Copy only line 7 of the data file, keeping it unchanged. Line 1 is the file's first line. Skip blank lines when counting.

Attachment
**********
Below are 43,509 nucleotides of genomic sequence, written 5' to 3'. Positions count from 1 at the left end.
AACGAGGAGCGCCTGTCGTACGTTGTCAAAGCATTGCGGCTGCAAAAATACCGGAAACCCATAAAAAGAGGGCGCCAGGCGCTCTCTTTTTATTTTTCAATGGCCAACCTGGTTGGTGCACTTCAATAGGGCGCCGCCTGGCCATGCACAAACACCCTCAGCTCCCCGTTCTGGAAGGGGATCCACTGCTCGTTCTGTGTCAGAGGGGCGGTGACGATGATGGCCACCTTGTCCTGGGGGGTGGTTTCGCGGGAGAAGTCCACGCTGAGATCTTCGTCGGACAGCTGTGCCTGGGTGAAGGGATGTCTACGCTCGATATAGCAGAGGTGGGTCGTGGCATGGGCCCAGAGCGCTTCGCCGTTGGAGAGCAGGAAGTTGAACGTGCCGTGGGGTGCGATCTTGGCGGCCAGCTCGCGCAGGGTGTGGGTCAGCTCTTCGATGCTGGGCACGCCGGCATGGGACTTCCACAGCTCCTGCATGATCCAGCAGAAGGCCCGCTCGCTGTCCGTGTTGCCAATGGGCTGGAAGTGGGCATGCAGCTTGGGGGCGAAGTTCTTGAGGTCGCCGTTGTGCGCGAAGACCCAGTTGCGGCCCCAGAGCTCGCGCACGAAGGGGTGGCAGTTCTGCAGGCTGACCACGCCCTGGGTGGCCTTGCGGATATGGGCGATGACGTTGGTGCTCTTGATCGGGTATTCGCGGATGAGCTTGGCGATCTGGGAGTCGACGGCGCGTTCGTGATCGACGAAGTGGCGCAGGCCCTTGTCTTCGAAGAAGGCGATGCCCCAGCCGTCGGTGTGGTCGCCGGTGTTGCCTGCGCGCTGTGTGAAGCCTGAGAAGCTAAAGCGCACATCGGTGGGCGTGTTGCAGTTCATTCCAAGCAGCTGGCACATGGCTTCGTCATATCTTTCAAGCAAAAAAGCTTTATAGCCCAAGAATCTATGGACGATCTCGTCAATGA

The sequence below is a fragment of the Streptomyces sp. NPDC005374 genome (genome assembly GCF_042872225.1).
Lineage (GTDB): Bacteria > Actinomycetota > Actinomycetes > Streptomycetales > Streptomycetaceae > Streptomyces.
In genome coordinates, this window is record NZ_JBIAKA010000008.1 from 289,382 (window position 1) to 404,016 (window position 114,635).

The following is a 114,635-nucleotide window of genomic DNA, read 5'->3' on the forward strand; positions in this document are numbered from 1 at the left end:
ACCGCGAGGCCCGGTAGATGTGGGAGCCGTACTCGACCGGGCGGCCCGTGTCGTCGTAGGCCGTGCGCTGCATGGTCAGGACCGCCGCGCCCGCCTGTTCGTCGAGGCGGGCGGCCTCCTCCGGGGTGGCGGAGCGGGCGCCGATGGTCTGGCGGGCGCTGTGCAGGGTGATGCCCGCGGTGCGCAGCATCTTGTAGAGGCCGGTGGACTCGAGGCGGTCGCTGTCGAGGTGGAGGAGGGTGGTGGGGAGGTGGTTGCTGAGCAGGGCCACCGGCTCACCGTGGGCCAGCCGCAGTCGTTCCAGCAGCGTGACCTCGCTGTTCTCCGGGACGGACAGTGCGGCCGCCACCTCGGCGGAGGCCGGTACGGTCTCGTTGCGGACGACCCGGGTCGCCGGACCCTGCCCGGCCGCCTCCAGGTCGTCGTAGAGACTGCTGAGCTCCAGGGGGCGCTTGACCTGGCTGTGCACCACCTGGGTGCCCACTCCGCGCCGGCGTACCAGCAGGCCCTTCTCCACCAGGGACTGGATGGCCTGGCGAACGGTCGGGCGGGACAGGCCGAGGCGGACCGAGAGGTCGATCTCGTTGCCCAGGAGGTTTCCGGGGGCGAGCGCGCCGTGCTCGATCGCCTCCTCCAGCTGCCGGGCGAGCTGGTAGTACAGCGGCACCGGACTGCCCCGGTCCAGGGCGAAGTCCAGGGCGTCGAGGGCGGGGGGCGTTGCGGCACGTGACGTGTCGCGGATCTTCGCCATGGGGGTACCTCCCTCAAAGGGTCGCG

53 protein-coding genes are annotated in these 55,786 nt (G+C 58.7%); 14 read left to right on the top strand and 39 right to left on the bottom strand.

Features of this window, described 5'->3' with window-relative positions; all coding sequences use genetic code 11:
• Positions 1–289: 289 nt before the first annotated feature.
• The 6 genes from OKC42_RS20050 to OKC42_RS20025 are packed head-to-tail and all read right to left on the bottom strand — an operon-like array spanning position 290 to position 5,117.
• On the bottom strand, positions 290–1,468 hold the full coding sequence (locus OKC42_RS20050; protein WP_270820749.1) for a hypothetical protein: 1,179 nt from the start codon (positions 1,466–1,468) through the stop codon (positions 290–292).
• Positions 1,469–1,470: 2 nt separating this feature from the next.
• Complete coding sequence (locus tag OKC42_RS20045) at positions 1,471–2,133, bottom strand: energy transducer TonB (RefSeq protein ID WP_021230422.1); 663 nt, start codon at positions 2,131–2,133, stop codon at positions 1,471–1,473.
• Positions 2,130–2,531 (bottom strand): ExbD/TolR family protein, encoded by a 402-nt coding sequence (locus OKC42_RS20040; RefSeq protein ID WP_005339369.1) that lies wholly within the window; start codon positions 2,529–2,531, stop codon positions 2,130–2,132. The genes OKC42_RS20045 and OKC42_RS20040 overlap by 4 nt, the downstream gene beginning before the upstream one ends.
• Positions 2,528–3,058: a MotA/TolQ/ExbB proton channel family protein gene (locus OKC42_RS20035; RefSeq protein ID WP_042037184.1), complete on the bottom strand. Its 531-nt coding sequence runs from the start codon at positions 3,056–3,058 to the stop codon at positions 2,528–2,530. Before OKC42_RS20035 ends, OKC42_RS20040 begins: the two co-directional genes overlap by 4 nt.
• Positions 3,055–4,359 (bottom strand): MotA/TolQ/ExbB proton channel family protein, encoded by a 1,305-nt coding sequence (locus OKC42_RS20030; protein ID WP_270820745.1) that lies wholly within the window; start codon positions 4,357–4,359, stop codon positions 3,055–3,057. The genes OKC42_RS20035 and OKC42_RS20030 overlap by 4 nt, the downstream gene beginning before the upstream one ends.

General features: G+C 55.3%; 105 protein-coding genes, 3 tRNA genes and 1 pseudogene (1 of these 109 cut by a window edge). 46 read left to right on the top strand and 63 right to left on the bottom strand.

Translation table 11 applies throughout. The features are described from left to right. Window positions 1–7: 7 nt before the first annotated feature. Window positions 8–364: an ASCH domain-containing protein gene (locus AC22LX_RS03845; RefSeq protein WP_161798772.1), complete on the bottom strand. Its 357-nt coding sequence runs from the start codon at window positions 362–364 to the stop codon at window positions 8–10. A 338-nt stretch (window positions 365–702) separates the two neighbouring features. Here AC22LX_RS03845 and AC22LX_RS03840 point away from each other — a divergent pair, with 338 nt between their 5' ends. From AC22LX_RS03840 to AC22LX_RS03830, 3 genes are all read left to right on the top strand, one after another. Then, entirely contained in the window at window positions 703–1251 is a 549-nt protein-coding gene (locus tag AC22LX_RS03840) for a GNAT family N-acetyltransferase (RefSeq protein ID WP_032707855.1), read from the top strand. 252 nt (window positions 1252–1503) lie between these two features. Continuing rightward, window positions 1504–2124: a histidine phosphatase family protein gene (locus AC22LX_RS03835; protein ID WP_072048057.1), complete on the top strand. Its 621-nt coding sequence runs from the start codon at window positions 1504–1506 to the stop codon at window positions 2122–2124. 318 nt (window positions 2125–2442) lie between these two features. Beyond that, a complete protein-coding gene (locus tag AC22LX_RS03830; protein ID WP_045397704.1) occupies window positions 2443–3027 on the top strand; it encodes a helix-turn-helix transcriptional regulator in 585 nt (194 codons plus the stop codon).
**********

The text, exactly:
ACCGCGAGGCCCGGTAGATGTGGGAGCCGTACTCGACCGGGCGGCCCGTGTCGTCGTAGGCCGTGCGCTGCATGGTCAGGACCGCCGCGCCCGCCTGTTCGTCGAGGCGGGCGGCCTCCTCCGGGGTGGCGGAGCGGGCGCCGATGGTCTGGCGGGCGCTGTGCAGGGTGATGCCCGCGGTGCGCAGCATCTTGTAGAGGCCGGTGGACTCGAGGCGGTCGCTGTCGAGGTGGAGGAGGGTGGTGGGGAGGTGGTTGCTGAGCAGGGCCACCGGCTCACCGTGGGCCAGCCGCAGTCGTTCCAGCAGCGTGACCTCGCTGTTCTCCGGGACGGACAGTGCGGCCGCCACCTCGGCGGAGGCCGGTACGGTCTCGTTGCGGACGACCCGGGTCGCCGGACCCTGCCCGGCCGCCTCCAGGTCGTCGTAGAGACTGCTGAGCTCCAGGGGGCGCTTGACCTGGCTGTGCACCACCTGGGTGCCCACTCCGCGCCGGCGTACCAGCAGGCCCTTCTCCACCAGGGACTGGATGGCCTGGCGAACGGTCGGGCGGGACAGGCCGAGGCGGACCGAGAGGTCGATCTCGTTGCCCAGGAGGTTTCCGGGGGCGAGCGCGCCGTGCTCGATCGCCTCCTCCAGCTGCCGGGCGAGCTGGTAGTACAGCGGCACCGGACTGCCCCGGTCCAGGGCGAAGTCCAGGGCGTCGAGGGCGGGGGGCGTTGCGGCACGTGACGTGTCGCGGATCTTCGCCATGGGGGTACCTCCCTCAAAGGGTCGCG